09 October 2015
VW Emissions Scandal: Volkswagen Boss Apologises to US Congress
Michael Horn, Chief Executive of Volkswagen’s US operation, has apologised for installing devices to cheat emissions tests on diesel cars.
Speaking to US Congress, Mr Horn offered a “sincere apology” regarding the cheat devices and the deceit to the public over diesel emissions. He said that the events were “deeply troubling” and that the decision to use the devices wasn’t made at board level, but by individuals.
According to Volkswagen three software engineers have been suspended following the revelations over falsified emissions data but cannot be named for legal reasons.
The committee were understandably sceptical over the claims that the decision to install the devices in diesel vehicles was down to just a few individuals. New York Congressman Chris Collins said, "VW is trying to get us to believe this is the work of a couple of rogue engineers. I don't believe it."
Other members of congress voiced their disbelief that no one in the “well-run” company had any knowledge of the use of the cheat devices.
Mr Horn accepted that Volkswagen was fully responsible for their actions and that they would be working with all relevant authorities in a co-operative way. VW will offer a financial package to American dealers to help them through the crisis but still have no firm idea how long it will take to fix the US cars.
Volkswagen is also considering a full refund for owners of the affected vehicles. Mr Horn stated that it was “one of the areas we are looking at” when asked about the possibility.
Other Cars Affected
Many more car makers have been implicated in the diesel emissions scandal after real-world tests were carried out that showed emissions data to be incorrect. Mercedes-Benz, Honda, Renault, Nissan, Hyundai, Citroen, Fiat, Volvo, Jeep, Mazda and Mitsubishi have all been tested and their vehicles emit significantly more pollution on the road than in regulatory testing.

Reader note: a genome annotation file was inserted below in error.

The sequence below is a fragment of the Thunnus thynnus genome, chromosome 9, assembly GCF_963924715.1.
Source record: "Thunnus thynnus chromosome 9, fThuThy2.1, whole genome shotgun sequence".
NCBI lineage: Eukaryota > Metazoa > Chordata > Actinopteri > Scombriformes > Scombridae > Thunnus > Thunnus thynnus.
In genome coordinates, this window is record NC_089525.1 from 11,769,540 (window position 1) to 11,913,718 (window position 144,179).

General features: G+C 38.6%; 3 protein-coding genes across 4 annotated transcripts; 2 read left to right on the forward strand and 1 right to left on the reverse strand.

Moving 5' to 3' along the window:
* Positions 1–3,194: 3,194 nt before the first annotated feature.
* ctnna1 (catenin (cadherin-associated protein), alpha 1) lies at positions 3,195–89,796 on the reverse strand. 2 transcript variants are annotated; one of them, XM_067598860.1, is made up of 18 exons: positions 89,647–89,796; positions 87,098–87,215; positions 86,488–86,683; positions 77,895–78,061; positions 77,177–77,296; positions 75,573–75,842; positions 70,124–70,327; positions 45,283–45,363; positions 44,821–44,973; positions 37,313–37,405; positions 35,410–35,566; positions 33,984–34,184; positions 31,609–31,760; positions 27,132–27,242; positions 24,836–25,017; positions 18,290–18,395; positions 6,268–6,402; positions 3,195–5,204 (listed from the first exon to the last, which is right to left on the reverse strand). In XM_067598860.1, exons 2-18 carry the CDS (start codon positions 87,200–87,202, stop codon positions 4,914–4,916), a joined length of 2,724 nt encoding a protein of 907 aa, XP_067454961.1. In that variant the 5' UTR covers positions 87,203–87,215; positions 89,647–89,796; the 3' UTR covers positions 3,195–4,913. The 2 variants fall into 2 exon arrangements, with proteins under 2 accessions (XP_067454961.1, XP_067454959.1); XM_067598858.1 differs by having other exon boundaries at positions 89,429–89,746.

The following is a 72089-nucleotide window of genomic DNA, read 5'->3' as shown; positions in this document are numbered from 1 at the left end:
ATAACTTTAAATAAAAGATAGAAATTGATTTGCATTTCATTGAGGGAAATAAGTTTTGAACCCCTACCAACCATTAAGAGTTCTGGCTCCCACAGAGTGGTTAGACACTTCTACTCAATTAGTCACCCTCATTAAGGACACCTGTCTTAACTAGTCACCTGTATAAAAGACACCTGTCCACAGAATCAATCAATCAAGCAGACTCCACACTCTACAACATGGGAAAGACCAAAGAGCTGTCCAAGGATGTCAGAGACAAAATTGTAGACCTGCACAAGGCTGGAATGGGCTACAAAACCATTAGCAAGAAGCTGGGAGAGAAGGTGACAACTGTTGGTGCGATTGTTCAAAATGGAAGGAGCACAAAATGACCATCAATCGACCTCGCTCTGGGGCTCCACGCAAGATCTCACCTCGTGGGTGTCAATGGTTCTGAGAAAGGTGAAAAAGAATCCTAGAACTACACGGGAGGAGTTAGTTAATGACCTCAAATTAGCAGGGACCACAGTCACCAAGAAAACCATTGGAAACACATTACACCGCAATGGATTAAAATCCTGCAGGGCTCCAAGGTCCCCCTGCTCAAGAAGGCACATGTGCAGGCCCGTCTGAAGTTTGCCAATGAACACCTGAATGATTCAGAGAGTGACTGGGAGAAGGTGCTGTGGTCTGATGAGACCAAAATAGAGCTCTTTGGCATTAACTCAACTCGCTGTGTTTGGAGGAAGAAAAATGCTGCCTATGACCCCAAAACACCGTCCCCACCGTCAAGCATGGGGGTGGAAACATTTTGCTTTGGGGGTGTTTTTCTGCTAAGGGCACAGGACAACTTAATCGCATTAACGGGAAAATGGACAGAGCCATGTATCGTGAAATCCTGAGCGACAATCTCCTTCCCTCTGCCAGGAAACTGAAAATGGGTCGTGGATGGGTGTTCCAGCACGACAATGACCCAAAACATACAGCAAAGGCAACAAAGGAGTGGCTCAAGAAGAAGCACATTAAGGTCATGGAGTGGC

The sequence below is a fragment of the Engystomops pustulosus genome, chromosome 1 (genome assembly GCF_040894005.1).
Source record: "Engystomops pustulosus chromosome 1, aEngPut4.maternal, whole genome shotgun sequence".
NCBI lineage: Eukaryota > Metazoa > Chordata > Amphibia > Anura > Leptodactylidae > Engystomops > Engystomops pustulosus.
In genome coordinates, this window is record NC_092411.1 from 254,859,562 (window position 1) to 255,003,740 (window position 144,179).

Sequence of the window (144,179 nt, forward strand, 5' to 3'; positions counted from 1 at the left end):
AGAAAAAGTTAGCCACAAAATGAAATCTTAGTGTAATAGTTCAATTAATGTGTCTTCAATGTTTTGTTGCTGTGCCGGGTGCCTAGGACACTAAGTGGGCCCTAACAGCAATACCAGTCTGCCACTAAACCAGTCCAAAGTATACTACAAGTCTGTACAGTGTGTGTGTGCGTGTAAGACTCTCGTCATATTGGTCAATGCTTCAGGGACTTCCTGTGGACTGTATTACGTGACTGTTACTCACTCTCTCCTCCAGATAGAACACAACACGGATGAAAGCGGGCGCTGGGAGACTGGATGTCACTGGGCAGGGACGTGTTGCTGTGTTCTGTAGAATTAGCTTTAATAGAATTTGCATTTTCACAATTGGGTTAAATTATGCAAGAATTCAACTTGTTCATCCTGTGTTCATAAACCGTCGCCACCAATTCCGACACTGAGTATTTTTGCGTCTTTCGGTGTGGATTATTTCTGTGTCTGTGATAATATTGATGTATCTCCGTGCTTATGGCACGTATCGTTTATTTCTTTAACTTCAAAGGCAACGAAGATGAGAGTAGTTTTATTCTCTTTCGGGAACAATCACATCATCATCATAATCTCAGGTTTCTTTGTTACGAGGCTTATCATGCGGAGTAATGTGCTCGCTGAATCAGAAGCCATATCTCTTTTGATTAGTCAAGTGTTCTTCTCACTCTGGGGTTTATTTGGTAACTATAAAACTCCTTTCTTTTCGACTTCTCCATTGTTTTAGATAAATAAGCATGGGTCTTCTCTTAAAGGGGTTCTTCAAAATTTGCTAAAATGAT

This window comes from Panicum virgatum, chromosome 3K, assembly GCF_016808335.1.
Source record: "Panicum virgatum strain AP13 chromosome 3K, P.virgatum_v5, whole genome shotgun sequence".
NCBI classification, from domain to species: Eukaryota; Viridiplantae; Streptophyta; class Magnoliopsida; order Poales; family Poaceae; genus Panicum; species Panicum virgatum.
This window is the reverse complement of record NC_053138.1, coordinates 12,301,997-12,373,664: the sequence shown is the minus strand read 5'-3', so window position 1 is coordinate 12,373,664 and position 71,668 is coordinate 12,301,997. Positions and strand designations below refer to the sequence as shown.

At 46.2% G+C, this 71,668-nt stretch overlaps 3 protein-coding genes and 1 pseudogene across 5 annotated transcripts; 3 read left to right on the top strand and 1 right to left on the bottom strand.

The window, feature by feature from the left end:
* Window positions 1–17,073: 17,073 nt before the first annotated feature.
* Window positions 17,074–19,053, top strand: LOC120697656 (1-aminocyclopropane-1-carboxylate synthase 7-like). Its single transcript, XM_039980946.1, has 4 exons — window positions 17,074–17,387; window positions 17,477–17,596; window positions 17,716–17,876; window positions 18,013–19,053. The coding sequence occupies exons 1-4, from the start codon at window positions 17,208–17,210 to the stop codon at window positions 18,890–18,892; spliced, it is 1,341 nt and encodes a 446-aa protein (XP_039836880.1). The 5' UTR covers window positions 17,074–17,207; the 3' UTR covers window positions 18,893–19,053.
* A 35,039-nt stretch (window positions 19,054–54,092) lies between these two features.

There is no evidence that any of these brands have used cheat devices like those used by Volkswagen, but it is interesting to see that the incorrect testing is systematic across car manufacturers.
MEPs have been fighting for many years to reform the EU rules on emissions testing so they actually reflect real world emissions. Hopefully with the VW scandal and more manufacturers implicated, changes to the way diesel emissions are tested will be implemented.
Affected Car Owners
Owners of Volkswagen vehicles, and other affected brands, will have to wait and see what the fix will be to their cars. VW announced that the UK recall will start in January 2016 but have not said what the fix will actually entail. Until we know this we can’t say if the fix will affect the vehicles’ performance, resale value or if any further expenditure will be needed.
Slater and Gordon are investigating the possibility of a group action case against Volkswagen on behalf of owners of affected vehicles and VW shareholders.
If you have been affected by the emissions scandal, please visit our Volkswagen Emission Scandal Legal Investigation page to register your information.
Jacqueline Young is Head of Group Litigation at Slater and Gordon Lawyers UK.
Follow Jacqueline on Twitter for more updates.